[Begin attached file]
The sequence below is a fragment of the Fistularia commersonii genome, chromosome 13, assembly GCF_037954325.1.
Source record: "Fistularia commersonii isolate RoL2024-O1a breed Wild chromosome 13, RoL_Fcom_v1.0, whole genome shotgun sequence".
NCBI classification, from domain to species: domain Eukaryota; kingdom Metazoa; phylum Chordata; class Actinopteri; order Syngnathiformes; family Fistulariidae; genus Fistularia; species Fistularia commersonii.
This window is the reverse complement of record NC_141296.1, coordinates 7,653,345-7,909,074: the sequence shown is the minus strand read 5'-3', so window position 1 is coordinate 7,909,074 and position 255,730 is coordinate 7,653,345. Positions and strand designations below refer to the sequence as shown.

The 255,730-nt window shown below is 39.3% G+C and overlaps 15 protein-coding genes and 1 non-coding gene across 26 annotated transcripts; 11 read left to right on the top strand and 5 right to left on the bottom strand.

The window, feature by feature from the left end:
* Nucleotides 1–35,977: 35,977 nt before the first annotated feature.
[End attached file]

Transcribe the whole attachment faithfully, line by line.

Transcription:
The sequence below is a fragment of the Fistularia commersonii genome, chromosome 13, assembly GCF_037954325.1.
Source record: "Fistularia commersonii isolate RoL2024-O1a breed Wild chromosome 13, RoL_Fcom_v1.0, whole genome shotgun sequence".
NCBI classification, from domain to species: domain Eukaryota; kingdom Metazoa; phylum Chordata; class Actinopteri; order Syngnathiformes; family Fistulariidae; genus Fistularia; species Fistularia commersonii.
This window is the reverse complement of record NC_141296.1, coordinates 7,653,345-7,909,074: the sequence shown is the minus strand read 5'-3', so window position 1 is coordinate 7,909,074 and position 255,730 is coordinate 7,653,345. Positions and strand designations below refer to the sequence as shown.

The 255,730-nt window shown below is 39.3% G+C and overlaps 15 protein-coding genes and 1 non-coding gene across 26 annotated transcripts; 11 read left to right on the top strand and 5 right to left on the bottom strand.

The window, feature by feature from the left end:
* Nucleotides 1–35,977: 35,977 nt before the first annotated feature.